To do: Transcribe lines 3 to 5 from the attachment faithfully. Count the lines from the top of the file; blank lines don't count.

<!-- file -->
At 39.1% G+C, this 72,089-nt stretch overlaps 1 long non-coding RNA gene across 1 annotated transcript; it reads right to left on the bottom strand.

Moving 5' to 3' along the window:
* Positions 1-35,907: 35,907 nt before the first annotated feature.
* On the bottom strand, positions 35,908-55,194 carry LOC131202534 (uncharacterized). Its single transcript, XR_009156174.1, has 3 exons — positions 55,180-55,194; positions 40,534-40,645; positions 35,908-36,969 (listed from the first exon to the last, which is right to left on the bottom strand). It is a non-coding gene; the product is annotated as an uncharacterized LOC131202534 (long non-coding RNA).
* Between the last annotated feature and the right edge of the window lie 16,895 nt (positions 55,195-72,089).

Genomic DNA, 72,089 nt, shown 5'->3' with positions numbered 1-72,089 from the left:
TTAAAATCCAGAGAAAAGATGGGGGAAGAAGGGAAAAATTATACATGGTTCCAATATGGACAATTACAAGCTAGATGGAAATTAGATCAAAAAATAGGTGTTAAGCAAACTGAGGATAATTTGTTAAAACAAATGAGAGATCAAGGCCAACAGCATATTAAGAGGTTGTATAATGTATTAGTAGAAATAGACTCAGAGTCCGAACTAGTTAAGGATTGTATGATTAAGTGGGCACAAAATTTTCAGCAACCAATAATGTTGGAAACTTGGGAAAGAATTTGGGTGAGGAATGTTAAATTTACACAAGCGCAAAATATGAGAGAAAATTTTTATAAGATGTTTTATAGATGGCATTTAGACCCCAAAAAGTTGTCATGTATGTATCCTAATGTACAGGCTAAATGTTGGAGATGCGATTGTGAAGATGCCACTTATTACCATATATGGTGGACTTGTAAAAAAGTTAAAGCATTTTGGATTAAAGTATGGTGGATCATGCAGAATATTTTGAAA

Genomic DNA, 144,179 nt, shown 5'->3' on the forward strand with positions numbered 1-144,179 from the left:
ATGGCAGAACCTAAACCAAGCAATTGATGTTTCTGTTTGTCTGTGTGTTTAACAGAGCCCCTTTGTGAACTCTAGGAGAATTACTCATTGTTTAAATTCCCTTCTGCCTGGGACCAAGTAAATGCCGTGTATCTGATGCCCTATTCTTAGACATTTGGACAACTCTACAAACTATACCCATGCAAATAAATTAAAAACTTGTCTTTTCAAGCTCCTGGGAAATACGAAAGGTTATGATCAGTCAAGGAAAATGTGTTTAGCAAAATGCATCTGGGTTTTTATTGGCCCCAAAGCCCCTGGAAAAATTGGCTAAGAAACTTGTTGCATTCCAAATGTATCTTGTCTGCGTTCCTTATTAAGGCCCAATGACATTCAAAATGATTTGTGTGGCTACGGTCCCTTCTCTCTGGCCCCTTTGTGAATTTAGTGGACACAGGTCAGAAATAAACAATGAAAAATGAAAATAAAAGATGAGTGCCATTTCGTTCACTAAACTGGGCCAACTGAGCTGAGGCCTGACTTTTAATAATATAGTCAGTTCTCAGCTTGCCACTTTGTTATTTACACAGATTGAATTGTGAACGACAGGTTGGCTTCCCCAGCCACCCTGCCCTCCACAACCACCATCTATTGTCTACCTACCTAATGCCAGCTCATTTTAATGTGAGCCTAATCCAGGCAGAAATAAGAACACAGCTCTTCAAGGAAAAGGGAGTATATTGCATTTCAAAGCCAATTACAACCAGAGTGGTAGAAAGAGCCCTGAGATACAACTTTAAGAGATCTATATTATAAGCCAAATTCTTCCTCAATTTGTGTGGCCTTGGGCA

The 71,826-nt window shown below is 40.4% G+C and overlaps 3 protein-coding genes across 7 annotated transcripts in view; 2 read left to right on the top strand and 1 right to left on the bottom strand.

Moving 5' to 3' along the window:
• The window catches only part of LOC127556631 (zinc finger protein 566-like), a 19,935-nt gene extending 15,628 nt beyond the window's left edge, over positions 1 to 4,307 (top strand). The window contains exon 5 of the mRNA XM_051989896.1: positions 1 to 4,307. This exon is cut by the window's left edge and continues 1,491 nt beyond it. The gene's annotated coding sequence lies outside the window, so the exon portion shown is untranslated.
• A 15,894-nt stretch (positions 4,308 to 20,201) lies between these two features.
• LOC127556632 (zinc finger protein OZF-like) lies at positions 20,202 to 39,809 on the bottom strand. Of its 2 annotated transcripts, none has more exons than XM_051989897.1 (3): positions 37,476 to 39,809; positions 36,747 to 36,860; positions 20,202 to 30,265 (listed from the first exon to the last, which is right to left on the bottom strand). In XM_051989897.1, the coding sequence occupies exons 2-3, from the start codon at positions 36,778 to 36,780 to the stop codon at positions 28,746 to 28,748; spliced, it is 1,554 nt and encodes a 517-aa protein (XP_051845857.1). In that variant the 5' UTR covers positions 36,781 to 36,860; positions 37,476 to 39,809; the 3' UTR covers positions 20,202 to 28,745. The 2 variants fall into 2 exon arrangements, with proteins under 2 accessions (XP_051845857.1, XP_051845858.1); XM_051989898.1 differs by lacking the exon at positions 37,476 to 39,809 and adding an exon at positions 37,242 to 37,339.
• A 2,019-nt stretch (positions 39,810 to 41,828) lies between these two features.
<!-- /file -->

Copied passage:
* Positions 1-35,907: 35,907 nt before the first annotated feature.
* On the bottom strand, positions 35,908-55,194 carry LOC131202534 (uncharacterized). Its single transcript, XR_009156174.1, has 3 exons — positions 55,180-55,194; positions 40,534-40,645; positions 35,908-36,969 (listed from the first exon to the last, which is right to left on the bottom strand). It is a non-coding gene; the product is annotated as an uncharacterized LOC131202534 (long non-coding RNA).
* Between the last annotated feature and the right edge of the window lie 16,895 nt (positions 55,195-72,089).